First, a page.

BIOL 0104 Human Biology (4)
Human Biology introduces the structure and function of the human body. Students will study the major systems of the human body, including reproduction, digestion and nutrition, circulation, respiration, nervous and hormonal control and locomotion through examination of and non-invasive experimentation with their own bodies, computer simulations, reading and attending lecture/discussions.

* course has additional $10 lab fee
HUMAN BIOLOGY(4.0 )
FULL
LSCI07/06-08/14ONLINEONLINEK. Porter
BIOL 0104- Additional $10.00 Lab Fee
BIOL 0104-505(11088)
BIOL 0104 Human Biology (4)
Human Biology introduces the structure and function of the human body. Students will study the major systems of the human body, including reproduction, digestion and nutrition, circulation, respiration, nervous and hormonal control and locomotion through examination of and non-invasive experimentation with their own bodies, computer simulations, reading and attending lecture/discussions.

* course has additional $10 lab fee
HUMAN BIOLOGY(4.0 )
FULL
LSCI07/06-08/14ONLINEONLINEK. McKeown
BIOL 0104- Additional $10.00 Lab Fee
BIOL 0106-503(11047)
BIOL 0106 Biology Today (4)
An introduction to the study of cells, cellular reproduction, inheritance and the gene, molecular genetics, and the development of organisms. Concentrates on human genetics and development. Investigates the role of biotechnology in genetics and development.

* course has additional $10 lab fee
BIOLOGY TODAY(4.0 )LSCI07/06-08/14ONLINEONLINED. Christensen
BIOL 0106- Additional $10.00 Lab Fee
BIOL 0106-504(11091)
BIOL 0106 Biology Today (4)
An introduction to the study of cells, cellular reproduction, inheritance and the gene, molecular genetics, and the development of organisms. Concentrates on human genetics and development. Investigates the role of biotechnology in genetics and development.

* course has additional $10 lab fee
BIOLOGY TODAY(4.0 )LSCI07/06-08/14ONLINEONLINED. Christensen
BIOL 0106 Additional $10.00 lab fee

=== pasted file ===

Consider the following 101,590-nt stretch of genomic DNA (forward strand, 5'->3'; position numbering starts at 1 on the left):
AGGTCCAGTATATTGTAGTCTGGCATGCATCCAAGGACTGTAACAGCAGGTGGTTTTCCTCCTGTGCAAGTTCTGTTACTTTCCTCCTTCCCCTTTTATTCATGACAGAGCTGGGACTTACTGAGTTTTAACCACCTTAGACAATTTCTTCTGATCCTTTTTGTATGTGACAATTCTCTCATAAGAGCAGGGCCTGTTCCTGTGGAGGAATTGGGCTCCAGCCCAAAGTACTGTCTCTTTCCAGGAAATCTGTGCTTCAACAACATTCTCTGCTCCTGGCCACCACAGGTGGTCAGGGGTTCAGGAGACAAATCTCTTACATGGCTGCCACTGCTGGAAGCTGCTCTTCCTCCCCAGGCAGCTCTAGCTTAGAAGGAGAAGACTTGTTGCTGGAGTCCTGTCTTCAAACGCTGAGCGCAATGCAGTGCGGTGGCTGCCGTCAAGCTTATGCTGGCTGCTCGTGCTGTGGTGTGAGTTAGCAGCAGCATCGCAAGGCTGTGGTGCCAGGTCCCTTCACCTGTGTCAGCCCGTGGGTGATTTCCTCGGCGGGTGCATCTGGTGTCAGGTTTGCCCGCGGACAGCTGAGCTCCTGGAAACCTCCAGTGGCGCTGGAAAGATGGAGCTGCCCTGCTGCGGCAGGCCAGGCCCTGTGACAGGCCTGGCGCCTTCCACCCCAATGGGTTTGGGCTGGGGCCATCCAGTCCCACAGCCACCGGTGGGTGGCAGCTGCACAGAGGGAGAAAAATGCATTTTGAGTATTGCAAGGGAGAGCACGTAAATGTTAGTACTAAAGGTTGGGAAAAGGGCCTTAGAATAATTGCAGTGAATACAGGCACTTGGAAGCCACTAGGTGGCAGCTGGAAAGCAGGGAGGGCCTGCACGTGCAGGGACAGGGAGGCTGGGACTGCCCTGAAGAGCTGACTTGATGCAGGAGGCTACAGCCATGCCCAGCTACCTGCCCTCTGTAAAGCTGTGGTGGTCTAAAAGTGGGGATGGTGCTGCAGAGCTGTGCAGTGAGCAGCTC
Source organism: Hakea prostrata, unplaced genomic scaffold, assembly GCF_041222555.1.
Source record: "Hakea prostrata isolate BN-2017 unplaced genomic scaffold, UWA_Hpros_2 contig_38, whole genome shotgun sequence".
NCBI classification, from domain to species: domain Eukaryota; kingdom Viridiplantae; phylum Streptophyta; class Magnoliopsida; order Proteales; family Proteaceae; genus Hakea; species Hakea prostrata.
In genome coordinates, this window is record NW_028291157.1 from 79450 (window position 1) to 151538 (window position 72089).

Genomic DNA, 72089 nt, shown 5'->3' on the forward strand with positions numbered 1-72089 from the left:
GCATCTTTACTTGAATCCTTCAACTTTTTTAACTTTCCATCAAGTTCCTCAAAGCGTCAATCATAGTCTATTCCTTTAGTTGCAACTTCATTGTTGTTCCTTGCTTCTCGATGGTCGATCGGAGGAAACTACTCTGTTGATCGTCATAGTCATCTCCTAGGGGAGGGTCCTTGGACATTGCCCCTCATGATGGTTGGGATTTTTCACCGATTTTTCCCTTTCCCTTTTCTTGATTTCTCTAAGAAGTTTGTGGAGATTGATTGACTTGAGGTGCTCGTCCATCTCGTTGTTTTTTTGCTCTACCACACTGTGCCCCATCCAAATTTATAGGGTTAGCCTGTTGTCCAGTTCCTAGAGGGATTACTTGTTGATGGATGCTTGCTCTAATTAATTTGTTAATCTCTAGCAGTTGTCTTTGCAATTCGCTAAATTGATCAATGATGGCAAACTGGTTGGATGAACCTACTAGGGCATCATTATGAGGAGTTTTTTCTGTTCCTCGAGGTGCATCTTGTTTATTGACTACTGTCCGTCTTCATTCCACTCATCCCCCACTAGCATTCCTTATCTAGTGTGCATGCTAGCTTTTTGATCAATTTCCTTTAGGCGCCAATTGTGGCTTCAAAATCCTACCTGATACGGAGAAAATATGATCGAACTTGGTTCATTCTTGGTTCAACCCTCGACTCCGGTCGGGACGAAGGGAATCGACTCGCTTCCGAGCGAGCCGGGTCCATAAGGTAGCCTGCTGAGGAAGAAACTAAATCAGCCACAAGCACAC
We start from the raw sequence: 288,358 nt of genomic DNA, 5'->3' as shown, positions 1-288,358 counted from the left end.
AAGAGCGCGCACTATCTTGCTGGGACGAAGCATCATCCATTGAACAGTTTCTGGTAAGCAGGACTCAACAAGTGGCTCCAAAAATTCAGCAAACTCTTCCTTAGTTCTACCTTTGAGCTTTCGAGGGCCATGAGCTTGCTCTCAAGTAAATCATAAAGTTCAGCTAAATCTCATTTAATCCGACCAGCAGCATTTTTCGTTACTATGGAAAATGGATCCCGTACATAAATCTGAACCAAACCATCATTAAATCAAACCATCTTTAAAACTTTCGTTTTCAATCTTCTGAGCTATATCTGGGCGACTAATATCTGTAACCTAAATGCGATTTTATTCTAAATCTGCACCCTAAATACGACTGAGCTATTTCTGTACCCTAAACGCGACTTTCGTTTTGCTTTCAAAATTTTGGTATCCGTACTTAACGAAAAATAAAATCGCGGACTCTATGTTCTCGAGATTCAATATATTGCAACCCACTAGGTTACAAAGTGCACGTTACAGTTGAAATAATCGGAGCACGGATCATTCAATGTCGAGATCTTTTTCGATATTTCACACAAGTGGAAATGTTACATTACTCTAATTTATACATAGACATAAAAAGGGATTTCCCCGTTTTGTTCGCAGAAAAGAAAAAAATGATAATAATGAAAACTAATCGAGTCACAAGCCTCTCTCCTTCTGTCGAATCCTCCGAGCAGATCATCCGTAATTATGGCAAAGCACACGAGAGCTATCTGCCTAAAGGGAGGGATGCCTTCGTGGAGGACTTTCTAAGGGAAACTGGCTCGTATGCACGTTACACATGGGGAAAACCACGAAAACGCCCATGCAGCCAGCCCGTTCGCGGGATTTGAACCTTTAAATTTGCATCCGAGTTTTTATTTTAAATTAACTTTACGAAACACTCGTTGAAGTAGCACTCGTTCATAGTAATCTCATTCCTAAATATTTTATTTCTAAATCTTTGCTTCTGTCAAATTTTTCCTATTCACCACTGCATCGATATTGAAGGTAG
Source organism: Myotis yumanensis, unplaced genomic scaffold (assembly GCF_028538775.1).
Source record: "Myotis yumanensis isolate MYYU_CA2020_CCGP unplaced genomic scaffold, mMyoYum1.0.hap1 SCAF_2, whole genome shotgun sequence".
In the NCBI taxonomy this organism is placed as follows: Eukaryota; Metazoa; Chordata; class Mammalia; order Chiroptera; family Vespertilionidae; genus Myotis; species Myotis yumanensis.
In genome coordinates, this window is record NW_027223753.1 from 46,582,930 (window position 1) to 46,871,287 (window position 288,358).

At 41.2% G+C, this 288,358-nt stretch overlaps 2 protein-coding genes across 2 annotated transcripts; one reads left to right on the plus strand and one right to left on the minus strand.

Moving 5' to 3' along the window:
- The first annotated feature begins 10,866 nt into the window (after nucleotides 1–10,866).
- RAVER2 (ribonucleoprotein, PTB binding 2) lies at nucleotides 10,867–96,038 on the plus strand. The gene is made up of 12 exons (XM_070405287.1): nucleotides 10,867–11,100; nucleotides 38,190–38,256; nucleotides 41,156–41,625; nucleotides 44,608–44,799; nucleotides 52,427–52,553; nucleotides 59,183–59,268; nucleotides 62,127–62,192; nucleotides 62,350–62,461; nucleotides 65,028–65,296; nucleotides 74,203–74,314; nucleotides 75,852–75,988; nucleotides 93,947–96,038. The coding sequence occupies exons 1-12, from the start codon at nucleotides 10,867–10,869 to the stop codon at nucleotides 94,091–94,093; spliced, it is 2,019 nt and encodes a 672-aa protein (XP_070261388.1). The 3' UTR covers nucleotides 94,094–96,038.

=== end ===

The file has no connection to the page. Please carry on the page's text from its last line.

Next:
BIOL 0237-502(11085)
BIOL 0237 Human Anatomy and Physiology I (4)
Utilizes a general approach to the human body with emphasis on structure and function to show ways in which various organ systems interact. The integumentary, skeletal, muscular, and nervous systems and sense organs are studied.

* course has additional $10 lab fee
HUMAN ANATOMY AND PHYS. I(4.0 )PRLSCI07/06-08/14ONLINEONLINEA. Christensen
BIOL 0237- Additional $10.00 Lab Fee
BIOL 0239-501(11053)
BIOL 0239 Human Anatomy and Physiology II (4)
Utilizes a general approach to the human body with emphasis on structure and function to show ways in which the various organ systems interact. The respiratory, circulatory, digestive, endocrine, and urinary systems as well as temperature regulation and fluid balance are studied.

* course has additional $10 lab fee
HUMAN ANATOMY AND PHYS II(4.0 )
FULL
PR07/06-08/14ONLINEONLINEL. Rosado
BIOL 0239- Additional $10.00 Lab Fee
BIOL 0278-502(11052)
BIOL 0278 Biostatistics (3)
This course will introduce and train students in the analysis of biological data.� Students will learn about univariate parametric and non-parametric statistical tests using case study examples from a variety of biological fields.� Students will be expected to analyze data using graphical and mathematical techniques, utilizing open source (e.g. R) and/or proprietary software (e.g. SPSS).
BIOSTATISTICS(3.0 )ARSN07/06-08/14ONLINEONLINEM. Weng
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Business Management/Economics
Undergraduate Courses
CourseTitle Pre-req Core Start/End Dates DaysRoomInstructor
ACCT 0105-501(11008)
ACCT 0105 Principles of Accounting II (3)
Continuation of the emphasis in Principles of Accounting I upon corporate financial reporting to external parties. An introduction to the concepts underlying the preparation of accounting information which is useful to management in the planning and control of business operations.
PRINCIPLES OF ACCOUNTING II(3.0 )PR07/06-08/14ONLINEONLINER. Alzubaidi